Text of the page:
I cannot put myself in these students’ shoes, and Christakis probably cannot either.  But that fact does not confer special privileges.  I think the students are reaching for victimhood where no oppression has been given. Christakis has nothing to do with the SAE incident, and his wife’s email, with its weak defense of a hypothetical offensive Halloween costume, simply cannot justify the outpouring of hurt and anger in the third video.  All the talk of “safe spaces” and the enormous hurt done by this email seem like shroud waving.  Can the students truly be so fragile that an email suggesting the university not try to influence halloween costumes, and that students are adults who can sort out non-violent offensive behavior, cause them such offense that they must move out of their residential college?  Apparently so.  To quote a Yale Herald editorial by Jencey Paz, of Silliman (which seems to have been pulled, but is archived here):

…..in his ten weeks as a leader of the college, Master Christakis has not fostered this sense of community. He seems to lack the ability, quite frankly, to put aside his opinions long enough to listen to the very real hurt that the community feels. He doesn’t get it. And I don’t want to debate. I want to talk about my pain.

My dad is a really stubborn man. We debate all the time, and I understand the value of hearing differing opinions. But there have been times when I have come to my father crying, when I was emotionally upset, and he heard me regardless of whether or not he agreed with me. He taught me that there is a time for debate, and there is a time for just hearing and acknowledging someone’s pain.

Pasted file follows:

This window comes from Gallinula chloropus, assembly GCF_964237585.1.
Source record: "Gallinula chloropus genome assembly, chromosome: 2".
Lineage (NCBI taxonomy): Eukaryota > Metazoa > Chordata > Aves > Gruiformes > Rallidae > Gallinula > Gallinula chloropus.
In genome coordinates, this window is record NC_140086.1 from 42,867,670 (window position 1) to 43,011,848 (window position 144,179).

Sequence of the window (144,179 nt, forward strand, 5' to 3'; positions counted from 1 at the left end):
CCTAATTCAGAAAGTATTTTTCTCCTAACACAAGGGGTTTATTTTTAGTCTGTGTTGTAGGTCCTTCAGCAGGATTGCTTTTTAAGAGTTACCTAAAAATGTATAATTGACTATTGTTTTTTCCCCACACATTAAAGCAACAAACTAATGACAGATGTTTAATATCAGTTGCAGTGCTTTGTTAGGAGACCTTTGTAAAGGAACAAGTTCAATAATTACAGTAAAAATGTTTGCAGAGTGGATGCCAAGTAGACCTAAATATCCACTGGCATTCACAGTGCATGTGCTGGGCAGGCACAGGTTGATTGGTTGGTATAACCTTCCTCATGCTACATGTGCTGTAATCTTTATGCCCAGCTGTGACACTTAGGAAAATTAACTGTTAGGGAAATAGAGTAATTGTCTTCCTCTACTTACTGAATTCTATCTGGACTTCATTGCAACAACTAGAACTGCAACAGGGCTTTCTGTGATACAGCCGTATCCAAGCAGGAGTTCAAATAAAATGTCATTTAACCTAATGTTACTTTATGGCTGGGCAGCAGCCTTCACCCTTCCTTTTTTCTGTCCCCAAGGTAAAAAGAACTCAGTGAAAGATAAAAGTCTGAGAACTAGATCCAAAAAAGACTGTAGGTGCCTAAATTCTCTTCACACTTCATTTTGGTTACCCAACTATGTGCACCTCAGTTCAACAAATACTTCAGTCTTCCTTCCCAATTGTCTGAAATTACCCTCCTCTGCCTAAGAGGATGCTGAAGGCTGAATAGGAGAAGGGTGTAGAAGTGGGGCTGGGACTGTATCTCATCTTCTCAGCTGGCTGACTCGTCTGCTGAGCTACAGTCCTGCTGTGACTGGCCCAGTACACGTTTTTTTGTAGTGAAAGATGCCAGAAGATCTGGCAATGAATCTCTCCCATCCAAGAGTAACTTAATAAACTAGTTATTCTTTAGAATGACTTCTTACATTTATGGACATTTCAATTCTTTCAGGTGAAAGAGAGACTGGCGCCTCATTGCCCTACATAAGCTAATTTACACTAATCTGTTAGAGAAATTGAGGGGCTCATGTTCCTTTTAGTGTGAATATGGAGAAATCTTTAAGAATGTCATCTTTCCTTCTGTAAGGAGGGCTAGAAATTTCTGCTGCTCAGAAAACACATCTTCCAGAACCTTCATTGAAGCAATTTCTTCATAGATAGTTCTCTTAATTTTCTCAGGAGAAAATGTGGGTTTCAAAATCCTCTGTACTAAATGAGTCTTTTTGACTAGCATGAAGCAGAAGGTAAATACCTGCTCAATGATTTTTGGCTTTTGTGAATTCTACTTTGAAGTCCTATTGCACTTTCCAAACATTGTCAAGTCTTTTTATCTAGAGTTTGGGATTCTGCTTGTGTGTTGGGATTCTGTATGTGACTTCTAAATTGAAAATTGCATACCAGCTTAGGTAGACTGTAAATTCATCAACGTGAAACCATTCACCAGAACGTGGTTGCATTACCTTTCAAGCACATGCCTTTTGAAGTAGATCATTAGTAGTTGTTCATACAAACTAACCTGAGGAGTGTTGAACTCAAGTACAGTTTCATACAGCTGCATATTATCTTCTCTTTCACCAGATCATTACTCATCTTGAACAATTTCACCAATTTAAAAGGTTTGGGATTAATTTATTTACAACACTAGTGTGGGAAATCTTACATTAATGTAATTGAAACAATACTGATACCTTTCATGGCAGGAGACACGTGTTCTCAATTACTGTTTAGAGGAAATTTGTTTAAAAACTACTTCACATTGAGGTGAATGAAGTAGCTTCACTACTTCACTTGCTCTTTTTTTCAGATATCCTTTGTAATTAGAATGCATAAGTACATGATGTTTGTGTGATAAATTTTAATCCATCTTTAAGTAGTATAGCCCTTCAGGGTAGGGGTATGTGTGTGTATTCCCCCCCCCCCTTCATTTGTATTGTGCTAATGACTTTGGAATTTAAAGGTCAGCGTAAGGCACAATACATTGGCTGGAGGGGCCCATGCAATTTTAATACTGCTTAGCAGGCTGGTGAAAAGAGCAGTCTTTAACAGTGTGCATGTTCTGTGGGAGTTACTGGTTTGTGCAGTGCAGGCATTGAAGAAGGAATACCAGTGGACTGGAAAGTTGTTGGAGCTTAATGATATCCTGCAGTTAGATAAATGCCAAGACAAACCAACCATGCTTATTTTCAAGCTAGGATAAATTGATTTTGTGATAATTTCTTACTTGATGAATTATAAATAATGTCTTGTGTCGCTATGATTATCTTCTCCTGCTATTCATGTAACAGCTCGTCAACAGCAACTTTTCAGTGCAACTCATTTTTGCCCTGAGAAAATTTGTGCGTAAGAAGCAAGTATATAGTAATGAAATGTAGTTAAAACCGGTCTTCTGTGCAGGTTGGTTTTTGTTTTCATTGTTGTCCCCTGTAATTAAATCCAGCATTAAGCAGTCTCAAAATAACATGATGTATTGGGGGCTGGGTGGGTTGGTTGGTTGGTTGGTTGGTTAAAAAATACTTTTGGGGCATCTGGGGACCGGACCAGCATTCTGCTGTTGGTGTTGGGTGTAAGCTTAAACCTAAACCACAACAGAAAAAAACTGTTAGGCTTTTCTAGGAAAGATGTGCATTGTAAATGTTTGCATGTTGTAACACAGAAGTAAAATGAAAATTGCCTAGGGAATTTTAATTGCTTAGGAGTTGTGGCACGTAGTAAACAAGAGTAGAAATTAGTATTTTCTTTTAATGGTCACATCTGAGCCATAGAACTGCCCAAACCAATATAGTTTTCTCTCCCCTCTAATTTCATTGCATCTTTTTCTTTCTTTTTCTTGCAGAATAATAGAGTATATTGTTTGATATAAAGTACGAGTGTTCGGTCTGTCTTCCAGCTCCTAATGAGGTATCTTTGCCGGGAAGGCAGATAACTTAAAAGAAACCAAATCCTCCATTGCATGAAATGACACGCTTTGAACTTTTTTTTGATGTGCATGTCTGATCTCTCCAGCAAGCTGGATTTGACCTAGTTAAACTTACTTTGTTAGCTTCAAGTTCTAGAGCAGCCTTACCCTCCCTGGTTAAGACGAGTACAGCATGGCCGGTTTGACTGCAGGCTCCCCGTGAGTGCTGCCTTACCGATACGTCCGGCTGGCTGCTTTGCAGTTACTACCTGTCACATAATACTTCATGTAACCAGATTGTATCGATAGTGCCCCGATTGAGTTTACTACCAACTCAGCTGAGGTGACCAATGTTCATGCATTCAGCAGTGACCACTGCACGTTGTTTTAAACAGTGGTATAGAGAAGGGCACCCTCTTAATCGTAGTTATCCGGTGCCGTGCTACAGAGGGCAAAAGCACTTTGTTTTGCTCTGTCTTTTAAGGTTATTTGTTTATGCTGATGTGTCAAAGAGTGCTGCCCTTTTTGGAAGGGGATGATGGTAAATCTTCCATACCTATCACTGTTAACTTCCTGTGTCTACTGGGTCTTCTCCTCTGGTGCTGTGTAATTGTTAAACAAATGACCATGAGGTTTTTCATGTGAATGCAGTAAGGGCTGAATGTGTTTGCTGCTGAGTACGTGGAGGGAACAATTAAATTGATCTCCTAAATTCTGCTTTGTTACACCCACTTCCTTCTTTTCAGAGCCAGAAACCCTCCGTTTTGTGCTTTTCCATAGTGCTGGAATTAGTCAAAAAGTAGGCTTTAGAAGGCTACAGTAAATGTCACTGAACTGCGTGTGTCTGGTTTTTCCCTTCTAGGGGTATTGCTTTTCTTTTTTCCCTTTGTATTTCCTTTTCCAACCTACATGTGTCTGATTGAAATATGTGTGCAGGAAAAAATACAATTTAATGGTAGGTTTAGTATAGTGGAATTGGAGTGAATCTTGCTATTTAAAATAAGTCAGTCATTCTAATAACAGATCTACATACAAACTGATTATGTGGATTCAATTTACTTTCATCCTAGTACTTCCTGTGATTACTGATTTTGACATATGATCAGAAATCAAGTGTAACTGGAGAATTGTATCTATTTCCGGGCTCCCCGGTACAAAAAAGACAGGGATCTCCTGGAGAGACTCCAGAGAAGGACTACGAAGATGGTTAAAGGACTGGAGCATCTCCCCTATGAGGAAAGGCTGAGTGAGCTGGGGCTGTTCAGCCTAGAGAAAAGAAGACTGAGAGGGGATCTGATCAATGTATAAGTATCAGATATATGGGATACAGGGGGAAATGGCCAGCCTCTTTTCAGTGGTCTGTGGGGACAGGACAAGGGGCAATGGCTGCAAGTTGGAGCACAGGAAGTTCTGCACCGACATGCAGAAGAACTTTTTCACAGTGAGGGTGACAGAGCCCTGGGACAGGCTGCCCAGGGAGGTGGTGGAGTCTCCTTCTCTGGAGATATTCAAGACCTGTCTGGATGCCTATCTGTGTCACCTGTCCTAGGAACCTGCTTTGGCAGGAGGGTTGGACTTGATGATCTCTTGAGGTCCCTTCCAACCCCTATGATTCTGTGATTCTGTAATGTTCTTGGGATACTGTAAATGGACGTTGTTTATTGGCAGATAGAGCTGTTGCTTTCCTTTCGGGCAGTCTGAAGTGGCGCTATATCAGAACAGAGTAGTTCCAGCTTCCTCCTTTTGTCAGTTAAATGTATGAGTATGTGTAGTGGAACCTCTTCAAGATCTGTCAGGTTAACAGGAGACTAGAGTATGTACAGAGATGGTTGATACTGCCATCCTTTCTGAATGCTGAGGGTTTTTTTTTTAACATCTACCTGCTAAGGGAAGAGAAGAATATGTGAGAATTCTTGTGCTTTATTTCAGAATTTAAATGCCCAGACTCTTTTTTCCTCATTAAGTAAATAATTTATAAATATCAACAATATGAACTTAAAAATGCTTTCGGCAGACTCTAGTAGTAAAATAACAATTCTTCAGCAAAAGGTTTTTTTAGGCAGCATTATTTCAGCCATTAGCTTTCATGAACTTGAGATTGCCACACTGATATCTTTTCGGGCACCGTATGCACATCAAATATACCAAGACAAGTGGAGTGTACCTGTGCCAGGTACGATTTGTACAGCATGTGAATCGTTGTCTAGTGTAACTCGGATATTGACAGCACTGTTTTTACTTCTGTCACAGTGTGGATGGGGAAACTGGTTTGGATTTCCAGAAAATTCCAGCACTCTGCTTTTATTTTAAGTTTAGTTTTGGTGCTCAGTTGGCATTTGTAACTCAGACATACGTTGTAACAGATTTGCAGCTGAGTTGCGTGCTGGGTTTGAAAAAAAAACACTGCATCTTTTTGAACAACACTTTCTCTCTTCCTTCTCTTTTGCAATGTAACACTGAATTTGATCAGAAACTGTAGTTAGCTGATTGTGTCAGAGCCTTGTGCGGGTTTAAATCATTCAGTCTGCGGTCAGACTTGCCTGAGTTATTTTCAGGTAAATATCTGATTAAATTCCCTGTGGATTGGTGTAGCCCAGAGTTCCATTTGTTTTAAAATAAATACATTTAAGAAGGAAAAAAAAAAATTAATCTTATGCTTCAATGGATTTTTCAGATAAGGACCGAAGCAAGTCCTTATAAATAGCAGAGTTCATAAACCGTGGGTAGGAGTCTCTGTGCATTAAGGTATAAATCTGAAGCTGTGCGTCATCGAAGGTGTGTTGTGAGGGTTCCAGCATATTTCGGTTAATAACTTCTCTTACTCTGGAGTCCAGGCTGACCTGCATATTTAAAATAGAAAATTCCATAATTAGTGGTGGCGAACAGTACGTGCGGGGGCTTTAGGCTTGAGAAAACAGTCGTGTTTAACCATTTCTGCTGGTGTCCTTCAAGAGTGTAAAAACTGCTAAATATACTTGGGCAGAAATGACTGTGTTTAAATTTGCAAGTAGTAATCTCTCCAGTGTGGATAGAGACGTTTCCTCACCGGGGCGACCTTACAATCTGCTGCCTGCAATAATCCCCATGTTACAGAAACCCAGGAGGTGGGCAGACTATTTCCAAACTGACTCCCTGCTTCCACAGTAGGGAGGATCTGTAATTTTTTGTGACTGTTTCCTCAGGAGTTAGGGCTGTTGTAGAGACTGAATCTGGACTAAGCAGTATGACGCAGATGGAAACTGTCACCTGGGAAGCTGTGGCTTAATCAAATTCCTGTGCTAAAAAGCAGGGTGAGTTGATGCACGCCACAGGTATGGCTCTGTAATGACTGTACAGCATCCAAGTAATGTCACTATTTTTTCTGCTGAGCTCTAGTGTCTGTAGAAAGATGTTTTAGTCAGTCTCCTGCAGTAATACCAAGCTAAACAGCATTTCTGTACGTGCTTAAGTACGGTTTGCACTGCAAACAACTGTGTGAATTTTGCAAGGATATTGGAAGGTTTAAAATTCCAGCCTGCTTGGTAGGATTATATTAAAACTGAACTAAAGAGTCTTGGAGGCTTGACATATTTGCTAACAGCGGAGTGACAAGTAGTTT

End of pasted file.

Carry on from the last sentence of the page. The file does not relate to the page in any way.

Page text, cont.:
I have had to watch my friends defend their right to this institution. This email and the subsequent reaction to it have interrupted their lives. I have friends who are not going to class, who are not doing their homework, who are losing sleep, who are skipping meals, and who are having breakdowns. I feel drained. And through it all, Christakis has shown that he does not consider us a priority.

Seriously?  That just sounds like nonsense to me.  It’s repeated in the videos, and it sounds like a huge overreaction (at least to the Christakis email).  Overreaction or not,   Yale’s statement on freedom of expression will tell you that no part of Yale is a “safe space” in any sense: